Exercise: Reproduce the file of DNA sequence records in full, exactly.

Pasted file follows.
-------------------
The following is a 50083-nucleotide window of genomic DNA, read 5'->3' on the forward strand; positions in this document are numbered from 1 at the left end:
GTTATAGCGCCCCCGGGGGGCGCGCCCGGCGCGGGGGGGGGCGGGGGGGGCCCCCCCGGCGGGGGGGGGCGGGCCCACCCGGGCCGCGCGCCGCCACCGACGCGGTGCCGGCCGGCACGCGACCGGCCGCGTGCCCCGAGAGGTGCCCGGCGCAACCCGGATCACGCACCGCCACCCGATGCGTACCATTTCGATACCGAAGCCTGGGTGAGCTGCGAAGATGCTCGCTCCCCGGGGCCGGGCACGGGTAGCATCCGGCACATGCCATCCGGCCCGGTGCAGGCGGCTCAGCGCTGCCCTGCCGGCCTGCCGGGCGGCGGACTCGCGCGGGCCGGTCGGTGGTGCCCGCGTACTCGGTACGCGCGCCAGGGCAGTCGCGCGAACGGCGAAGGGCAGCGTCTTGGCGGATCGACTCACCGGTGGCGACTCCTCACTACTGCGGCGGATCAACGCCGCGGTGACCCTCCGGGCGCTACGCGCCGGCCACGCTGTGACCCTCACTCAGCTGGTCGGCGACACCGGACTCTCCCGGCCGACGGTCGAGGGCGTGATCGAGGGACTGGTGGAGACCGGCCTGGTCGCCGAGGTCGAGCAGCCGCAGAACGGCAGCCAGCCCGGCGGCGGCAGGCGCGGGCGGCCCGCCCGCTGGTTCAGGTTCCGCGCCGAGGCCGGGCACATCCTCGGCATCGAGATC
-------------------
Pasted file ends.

The following is a 50083-nucleotide window of genomic DNA, read 5'->3' on the forward strand; positions in this document are numbered from 1 at the left end:
GTTATAGCGCCCCCGGGGGGCGCGCCCGGCGCGGGGGGGGGCGGGGGGGGCCCCCCCGGCGGGGGGGGGCGGGCCCACCCGGGCCGCGCGCCGCCACCGACGCGGTGCCGGCCGGCACGCGACCGGCCGCGTGCCCCGAGAGGTGCCCGGCGCAACCCGGATCACGCACCGCCACCCGATGCGTACCATTTCGATACCGAAGCCTGGGTGAGCTGCGAAGATGCTCGCTCCCCGGGGCCGGGCACGGGTAGCATCCGGCACATGCCATCCGGCCCGGTGCAGGCGGCTCAGCGCTGCCCTGCCGGCCTGCCGGGCGGCGGACTCGCGCGGGCCGGTCGGTGGTGCCCGCGTACTCGGTACGCGCGCCAGGGCAGTCGCGCGAACGGCGAAGGGCAGCGTCTTGGCGGATCGACTCACCGGTGGCGACTCCTCACTACTGCGGCGGATCAACGCCGCGGTGACCCTCCGGGCGCTACGCGCCGGCCACGCTGTGACCCTCACTCAGCTGGTCGGCGACACCGGACTCTCCCGGCCGACGGTCGAGGGCGTGATCGAGGGACTGGTGGAGACCGGCCTGGTCGCCGAGGTCGAGCAGCCGCAGAACGGCAGCCAGCCCGGCGGCGGCAGGCGCGGGCGGCCCGCCCGCTGGTTCAGGTTCCGCGCCGAGGCCGGGCACATCCTCGGCATCGAGATC